Crown Melbourne Ltd v Cosmopolitan Hotel (Vic) Pty Ltd  HCA 26
This Victorian case illustrates the problem with talking loosely during negotiations.
The case worked its way from the Victorian Civil & Administrative Tribunal (VCAT), through the Victorian Court of Appeal and finally to the full bench of the High Court.
The Landlord (Crown) in negotiations had stated that the Tenant (Cosmopolitan Hotel) would be “looked after at renewal time” if it undertook an expensive fit out.
The Tenant claimed that the Landlord’s statement estopped the Landlord from later denying any obligation to offer the Tenant a further five year lease on the same terms.
The Tenant ultimately failed on its claim that the Landlord was obliged to offer it a further lease on the same terms, however, the VCAT, Court of Appeal and at least one Judge of the High Court all considered that, had the Tenant’s case been less ambitious, it would have held that the representation resulted in a more limited obligation on the Landlord to offer the Tenant a further lease on terms, acceptable to the Landlord.
The Moral of the Tale
The decision sounds a cautionary note for those involved in commercial negotiations not to make statements as to future intent by way of ‘vague encouragement’ or at least to understand that in doing so, a Court may take the view that the statement may, if relied upon, give rise to rights in the party relying on it. The Tenant in Crown Melbourne Ltd v Cosmopolitan Hotel (Vic) Pty Ltd may well have succeeded in establishing a more limited estoppel had it based its claim on an assumption that the Landlord would grant a further lease on terms of its choosing.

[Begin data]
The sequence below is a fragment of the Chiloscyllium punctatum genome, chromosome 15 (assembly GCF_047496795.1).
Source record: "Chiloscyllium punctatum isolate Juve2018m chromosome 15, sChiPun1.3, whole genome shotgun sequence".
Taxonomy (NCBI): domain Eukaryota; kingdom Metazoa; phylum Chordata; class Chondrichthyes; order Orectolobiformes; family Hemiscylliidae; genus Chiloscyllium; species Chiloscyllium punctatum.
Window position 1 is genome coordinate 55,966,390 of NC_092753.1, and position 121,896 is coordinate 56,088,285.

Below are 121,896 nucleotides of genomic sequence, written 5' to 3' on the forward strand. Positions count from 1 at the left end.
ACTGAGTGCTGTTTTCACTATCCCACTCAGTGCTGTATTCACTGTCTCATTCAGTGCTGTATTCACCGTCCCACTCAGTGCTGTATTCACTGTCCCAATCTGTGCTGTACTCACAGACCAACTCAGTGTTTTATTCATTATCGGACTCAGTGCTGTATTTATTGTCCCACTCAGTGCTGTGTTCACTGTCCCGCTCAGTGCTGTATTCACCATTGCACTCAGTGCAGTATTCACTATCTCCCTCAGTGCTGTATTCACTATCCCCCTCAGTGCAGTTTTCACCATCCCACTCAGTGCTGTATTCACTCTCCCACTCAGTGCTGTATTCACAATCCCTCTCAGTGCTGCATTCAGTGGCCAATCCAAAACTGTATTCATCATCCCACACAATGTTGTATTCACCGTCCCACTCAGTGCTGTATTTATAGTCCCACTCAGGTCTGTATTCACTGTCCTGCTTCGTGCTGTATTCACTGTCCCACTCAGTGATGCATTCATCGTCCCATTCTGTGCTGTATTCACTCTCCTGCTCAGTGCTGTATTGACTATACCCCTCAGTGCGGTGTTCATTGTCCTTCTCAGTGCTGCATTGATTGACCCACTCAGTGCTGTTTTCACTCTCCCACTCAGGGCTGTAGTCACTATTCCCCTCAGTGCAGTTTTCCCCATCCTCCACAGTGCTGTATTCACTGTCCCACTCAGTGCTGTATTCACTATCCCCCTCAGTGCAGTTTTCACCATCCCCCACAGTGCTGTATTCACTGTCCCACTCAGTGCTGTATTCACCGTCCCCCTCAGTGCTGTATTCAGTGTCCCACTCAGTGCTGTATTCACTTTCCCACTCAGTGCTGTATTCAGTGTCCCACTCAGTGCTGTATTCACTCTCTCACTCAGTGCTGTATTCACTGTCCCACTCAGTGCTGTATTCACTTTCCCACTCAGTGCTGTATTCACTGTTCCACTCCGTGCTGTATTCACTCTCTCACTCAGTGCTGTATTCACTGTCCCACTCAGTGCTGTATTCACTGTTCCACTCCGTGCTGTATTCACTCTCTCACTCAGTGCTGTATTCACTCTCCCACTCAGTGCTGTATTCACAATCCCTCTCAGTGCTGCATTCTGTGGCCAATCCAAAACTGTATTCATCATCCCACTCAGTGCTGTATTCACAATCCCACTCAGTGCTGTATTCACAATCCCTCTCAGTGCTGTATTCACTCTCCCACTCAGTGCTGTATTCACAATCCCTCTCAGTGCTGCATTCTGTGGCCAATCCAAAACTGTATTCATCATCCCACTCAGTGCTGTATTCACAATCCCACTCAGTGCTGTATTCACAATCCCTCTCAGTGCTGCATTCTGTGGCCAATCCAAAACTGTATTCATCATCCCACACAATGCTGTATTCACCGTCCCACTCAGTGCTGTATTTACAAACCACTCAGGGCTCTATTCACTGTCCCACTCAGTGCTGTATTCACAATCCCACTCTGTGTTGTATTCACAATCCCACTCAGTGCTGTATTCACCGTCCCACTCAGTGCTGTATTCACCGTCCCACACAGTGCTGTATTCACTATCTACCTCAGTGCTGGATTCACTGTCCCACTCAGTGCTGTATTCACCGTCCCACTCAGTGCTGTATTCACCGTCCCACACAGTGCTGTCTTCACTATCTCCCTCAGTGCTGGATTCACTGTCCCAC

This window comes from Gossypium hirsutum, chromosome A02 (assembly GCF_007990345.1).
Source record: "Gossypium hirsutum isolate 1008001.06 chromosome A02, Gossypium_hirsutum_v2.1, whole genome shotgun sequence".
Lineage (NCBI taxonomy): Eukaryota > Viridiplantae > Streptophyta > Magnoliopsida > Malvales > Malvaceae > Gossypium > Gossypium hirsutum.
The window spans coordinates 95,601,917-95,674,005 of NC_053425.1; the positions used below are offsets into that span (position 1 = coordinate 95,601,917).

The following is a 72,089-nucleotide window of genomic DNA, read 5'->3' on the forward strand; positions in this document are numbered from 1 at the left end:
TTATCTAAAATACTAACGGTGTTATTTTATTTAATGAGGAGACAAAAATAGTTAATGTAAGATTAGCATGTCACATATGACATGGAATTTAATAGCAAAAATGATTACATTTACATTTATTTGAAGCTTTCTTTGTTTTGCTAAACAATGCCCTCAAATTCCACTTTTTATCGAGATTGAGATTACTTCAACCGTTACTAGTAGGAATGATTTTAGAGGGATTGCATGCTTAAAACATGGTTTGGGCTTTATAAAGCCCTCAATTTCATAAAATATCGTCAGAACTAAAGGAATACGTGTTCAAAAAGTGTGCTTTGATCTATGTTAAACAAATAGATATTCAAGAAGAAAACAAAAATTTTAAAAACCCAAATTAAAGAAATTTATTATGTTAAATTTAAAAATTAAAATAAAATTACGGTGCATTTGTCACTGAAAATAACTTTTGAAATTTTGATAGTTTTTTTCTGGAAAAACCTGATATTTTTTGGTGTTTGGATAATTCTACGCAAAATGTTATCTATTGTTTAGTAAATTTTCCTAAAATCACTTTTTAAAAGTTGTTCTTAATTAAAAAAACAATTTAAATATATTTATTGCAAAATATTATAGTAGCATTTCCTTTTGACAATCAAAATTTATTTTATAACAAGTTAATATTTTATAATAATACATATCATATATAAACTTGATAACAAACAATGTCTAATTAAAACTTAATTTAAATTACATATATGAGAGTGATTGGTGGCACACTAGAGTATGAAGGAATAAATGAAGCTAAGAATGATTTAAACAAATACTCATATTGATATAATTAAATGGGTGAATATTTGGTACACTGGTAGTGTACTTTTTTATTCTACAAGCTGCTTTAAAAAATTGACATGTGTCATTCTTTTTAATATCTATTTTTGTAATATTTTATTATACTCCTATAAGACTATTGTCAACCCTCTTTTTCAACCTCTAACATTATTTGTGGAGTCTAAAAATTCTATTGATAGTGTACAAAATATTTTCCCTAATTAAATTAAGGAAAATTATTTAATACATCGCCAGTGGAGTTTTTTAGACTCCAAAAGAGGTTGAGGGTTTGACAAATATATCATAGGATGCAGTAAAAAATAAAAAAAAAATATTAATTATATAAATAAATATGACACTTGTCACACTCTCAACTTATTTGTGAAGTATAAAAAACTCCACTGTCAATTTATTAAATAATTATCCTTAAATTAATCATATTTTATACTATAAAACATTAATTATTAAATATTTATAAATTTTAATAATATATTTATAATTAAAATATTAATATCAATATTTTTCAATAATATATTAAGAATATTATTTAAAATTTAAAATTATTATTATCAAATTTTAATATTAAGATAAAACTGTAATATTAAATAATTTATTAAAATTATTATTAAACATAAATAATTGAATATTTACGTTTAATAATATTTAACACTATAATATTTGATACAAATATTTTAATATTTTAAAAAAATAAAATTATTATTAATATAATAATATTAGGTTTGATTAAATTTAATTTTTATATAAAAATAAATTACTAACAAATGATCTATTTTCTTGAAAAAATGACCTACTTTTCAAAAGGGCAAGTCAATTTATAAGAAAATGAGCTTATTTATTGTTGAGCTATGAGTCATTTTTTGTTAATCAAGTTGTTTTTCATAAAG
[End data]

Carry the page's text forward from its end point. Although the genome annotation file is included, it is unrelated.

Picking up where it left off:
Negotiations in Construction
Although Crown relates to a leasing matter, the principle is also relevant to the construction industry. An example of where this problem may occur is when a Contractor makes promises to a Subcontractor, say, concerning the order of construction works or the movement of materials in a particular manner on site. If that promise is relied and acted upon by the Subcontractor (notwithstanding the contract clauses) then the denial of that right to the Subcontractor that was made during negotiations may be estopped by a Court.
Contact the author, Brett Vincent on +61 2 9261 5900 or firstname.lastname@example.org